Manage Dropbear keys using web interface.
Manage Dropbear keys using command-line interface. Generate a new authentication key if required.
# Add your public key to the router ssh email@example.com "tee -a /etc/dropbear/authorized_keys" < ~/.ssh/id_rsa.pub
Log in your router using command-line interface. Verify that it does not ask you for a password.
Collect and analyze the following information.
# Restart services /etc/init.d/log restart; /etc/init.d/dropbear restart # Log and status logread -e dropbear; netstat -l -n -p | grep -e dropbear # Runtime configuration pgrep -f -a dropbear # Persistent configuration uci show dropbear; ls -l /etc/dropbear; cat /etc/dropbear/authorized_keys
Generate a new authentication key.
# Generate a new key pair, 3072-bit RSA by default ssh-keygen # Generate a key with custom type and length ssh-keygen -t rsa -b 4096
Keep your software up-to-date to safely rely on the cryptography-related defaults.
Add authentication keys for the current non-root user.
The keys should be added to
~/.ssh/authorized_keys on the remote host.
Harden security by disabling password authentication.
uci set dropbear.@dropbear.PasswordAuth="0" uci set dropbear.@dropbear.RootPasswordAuth="0" uci commit dropbear /etc/init.d/dropbear restart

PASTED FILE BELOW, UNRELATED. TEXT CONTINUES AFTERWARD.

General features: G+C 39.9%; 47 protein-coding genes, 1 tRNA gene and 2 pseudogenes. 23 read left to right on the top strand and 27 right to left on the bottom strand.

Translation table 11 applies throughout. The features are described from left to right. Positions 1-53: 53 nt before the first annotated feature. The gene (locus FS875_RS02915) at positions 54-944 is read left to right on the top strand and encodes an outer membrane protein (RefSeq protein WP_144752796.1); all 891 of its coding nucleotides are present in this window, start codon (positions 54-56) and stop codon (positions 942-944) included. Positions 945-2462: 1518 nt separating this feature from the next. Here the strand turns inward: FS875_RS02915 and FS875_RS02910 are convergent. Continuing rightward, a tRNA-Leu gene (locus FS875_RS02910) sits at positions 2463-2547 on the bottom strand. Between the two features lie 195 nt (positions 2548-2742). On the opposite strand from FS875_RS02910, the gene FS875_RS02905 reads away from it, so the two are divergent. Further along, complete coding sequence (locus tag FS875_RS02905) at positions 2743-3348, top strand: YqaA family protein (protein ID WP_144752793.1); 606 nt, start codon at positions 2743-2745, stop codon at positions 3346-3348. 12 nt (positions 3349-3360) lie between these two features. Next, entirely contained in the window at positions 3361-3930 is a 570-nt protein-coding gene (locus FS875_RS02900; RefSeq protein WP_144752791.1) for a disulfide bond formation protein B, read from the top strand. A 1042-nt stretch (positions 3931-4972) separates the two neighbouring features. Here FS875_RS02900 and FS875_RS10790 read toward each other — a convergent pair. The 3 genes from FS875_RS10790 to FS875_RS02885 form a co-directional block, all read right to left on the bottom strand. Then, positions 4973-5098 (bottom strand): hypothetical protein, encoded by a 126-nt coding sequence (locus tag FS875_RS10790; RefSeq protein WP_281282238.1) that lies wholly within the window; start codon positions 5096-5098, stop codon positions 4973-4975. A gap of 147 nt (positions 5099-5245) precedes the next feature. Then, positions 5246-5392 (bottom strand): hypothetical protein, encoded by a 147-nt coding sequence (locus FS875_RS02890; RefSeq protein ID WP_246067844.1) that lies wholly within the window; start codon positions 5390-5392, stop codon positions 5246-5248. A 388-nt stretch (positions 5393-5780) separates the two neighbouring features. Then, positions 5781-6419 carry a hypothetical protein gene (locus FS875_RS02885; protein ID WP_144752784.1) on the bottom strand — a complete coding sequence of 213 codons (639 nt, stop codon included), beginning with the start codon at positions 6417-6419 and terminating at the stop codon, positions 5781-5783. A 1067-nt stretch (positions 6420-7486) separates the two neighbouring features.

Rebuild Dropbear with Ed25519 key type support.
cat << EOF >> openwrt/.config CONFIG_DROPBEAR_ED25519=y EOF
Set up the proper permissions.
chmod -R u=rwX,go= /etc/dropbear
Start PuTTY and do the following:
puttygen.exe. It will provide you with output to be added later to dropbear config file you will need later; you also should save private key for
puTTYconfiguration described later.
/etc/dropbear/authorized_keyson your OpenWrt device.
openwrt.lanor from the WAN my-router.dyndns.org (your registered dynamic DNS name). If you change the port for Dropbear, then also adopt the “Port” statement here. The protocol (“connection type”) is always “SSH”.
OpenWrt-Private-Key.ppkfile you created before). Best is to click “Browse…” and select the file via the file dialog.
OpenWrt-Sessionin Saved Sessions and click the Save button
80and the destination
localhost:80; don't forget to “Add” it. This will allow you to access the router's web interface in your browser via
localhost:80. Note that the destination is always resolved on the other side of the tunnel.
@sign, for example call PuTTY with: